Creating Powerful Communities

By Jonathan Werran | 17 November 2020
  • Jonathan Werran

A nation cannot hope to recover or enjoy peace if its citizens are overwhelmed by anxiety and feelings of helplessness.  This is the clear and overwhelming learning from lockdown.  Another issue to be firmly and immediately grasped is that when it comes to protecting the vulnerable and generating hope in our areas, the local and the communal must be mobilised and prioritised above the central, the top down and the anonymous. 

But how to do this?  There is an opportunity with the eventual publication of the Local Recovery and Devolution White Paper.  And with this firmly in our mind, Localis has been looking at how we can strengthen our communities.

The policy ask is how we encourage ordinary people to self-empower. We have already seen how through countless instances local people responding to the COVID-19 challenge by banding together, united in a shared commitment to protecting the vulnerable, often using their own or shared assets.  So we know it is possible.

This makes it a crucial moment for providing local communities with the support to develop greater genuine autonomy and assume fuller control over their own place destinies. 

Empowering and encouraging communities to take on social assets and infrastructure and deliver crucial local services should now come centre stage as an oven-baked concept and desired universal outcome for policymakers. This must be accompanied with an investment in the social capital within communities, building the institutions, skills, trust and networks to capture and build upon the moment.

In this context, a greater awareness of the importance of subsidiarity and the value of double devolution must be embedded in the heart of the Recovery and Devolution White Paper.

Localis’s report Renewing Neighbourhood Democracy, Creating Powerful Communities details false dawns from New Labour to the Big Society. In preparing for the white paper, we’d be wise to learn from not so distant history and previous botched or stalled attempts to push down power to community level that were bedevilled by obtuse bureaucracy and high bars to entry and participation.

To succeed, this white paper must offer a route map to community power that does not make the mistakes of previous community policy and leave behind those communities without capacity.

Whatever ambitions remain vested in the potential of the Levelling Up agenda and the billions to be imminently assigned on infrastructure ‘grand projects’ to connect and mobilise, will come to naught if they don’t improve the amenities and the lived experience of ordinary people.  In ‘left behind’ areas which are still playing catch up from the structural shifts of four decades ago, this is doubly the case if a parallel course of social infrastructure is not laid in parallel with the economic.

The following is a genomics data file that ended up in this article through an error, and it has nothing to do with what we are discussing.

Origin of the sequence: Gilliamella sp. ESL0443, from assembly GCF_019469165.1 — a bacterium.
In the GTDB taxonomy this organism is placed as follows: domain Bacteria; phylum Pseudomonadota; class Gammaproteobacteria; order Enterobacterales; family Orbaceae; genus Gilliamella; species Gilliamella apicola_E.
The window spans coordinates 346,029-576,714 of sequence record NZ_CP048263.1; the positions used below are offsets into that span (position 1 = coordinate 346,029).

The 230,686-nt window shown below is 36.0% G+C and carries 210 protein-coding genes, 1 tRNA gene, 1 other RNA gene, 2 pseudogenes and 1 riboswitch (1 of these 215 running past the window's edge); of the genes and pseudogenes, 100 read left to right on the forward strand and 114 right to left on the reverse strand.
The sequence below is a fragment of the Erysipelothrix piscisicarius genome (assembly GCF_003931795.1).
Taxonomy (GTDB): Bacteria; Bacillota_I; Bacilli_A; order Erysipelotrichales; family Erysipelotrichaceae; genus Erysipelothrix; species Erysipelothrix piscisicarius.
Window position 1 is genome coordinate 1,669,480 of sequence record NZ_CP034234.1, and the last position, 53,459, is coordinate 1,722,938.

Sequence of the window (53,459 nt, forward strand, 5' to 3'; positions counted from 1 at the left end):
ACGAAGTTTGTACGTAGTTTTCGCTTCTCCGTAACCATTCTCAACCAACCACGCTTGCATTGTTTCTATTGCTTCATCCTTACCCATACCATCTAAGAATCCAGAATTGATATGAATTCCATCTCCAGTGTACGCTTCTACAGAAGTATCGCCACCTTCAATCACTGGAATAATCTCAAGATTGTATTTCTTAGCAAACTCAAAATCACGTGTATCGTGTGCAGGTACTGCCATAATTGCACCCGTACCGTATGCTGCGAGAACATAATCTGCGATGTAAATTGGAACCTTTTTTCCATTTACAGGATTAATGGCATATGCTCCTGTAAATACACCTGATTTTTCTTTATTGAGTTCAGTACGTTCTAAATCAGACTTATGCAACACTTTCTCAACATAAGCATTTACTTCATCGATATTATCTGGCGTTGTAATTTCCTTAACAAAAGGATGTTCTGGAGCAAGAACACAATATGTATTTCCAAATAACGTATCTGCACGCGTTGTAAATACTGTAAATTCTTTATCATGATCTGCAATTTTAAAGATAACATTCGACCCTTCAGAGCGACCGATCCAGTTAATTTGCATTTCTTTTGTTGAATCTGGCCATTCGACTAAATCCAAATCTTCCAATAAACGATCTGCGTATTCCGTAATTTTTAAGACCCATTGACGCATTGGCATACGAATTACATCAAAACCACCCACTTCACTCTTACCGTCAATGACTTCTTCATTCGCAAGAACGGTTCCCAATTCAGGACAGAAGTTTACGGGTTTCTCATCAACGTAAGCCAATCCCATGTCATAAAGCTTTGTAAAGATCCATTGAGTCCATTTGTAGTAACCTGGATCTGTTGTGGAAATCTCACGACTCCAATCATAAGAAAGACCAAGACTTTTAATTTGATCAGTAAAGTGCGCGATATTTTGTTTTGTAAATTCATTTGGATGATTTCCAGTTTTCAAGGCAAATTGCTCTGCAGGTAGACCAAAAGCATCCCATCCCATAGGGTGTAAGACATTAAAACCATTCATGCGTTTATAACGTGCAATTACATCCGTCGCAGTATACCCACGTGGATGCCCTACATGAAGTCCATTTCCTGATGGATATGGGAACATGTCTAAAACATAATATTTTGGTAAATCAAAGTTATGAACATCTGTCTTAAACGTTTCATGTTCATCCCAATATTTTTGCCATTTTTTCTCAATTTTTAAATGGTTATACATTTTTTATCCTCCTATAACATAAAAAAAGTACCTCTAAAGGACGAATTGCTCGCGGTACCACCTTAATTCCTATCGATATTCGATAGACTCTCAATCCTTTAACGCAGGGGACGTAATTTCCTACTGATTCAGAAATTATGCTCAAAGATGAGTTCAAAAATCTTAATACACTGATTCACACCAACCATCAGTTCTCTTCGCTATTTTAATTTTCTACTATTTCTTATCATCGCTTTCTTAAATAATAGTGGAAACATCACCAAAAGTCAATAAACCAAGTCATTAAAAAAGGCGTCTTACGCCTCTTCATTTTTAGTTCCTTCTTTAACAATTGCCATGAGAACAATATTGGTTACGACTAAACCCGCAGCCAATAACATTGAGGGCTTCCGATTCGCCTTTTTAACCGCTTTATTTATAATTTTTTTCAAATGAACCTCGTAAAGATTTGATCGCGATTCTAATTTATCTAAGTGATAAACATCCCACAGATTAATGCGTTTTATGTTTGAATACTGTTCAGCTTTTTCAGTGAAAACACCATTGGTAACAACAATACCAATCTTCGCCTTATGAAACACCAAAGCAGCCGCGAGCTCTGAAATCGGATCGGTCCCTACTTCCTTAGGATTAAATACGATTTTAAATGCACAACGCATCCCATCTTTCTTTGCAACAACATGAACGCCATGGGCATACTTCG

This is not the moment to unveil tick-box, Potemkin village, cornflake box cardboard communitarianism. The promise of double devolution must be realised through a form of flatpack approach which capable people everywhere can seize hold of.  Subsidiarity must not be buried in a welter of administrative complexity and unreasonable expectations of time, money and expertise from those communities that would most benefit from empowerment.

The White Paper can and should take heed from not just good domestic practice and successful initiatives but also successful international examples.  From our international survey of Spain, Canada and South America, to homegrown examples in Barking, Frome and Wigan, some key principles for effective community empowerment become evident:

  1. the interaction between local authorities and communities can be most fruitful in the co-design or devolution of local services if it is relational, rather than administrative.
  2. strong networking systems, with clear points of contact, are vital to advancing successful community involvement.
  3. capacity must be built, both in terms of financing and social capital, for proper local participation of any kind.
  4. communities in deprived or ‘left behind’ areas are not always best served by all funding and initiatives being cascaded to them through local government; in fact local government can benefit from the strengthening of local institutions in communities able to access resources of their own


The Local Recovery and Devolution White Paper is our best and most immediate chance to restore the golden thread of community solidarity, to retie the bonds between people, place and identity.  This is an opportunity to advance on progress made since the passing of the 2011 Localism Act by shoring up the rights and responsibilities of communities and by ensuring we properly resource them.

Something vital is at stake here.  Without considering how the foundations for strong and empowered communities should be laid, the Local Recovery and Devolution White Paper risks providing recovery without resilience and devolution without localism.  We can, shall and must build back better than this.

Jonathan Werran is chief executive, Localis

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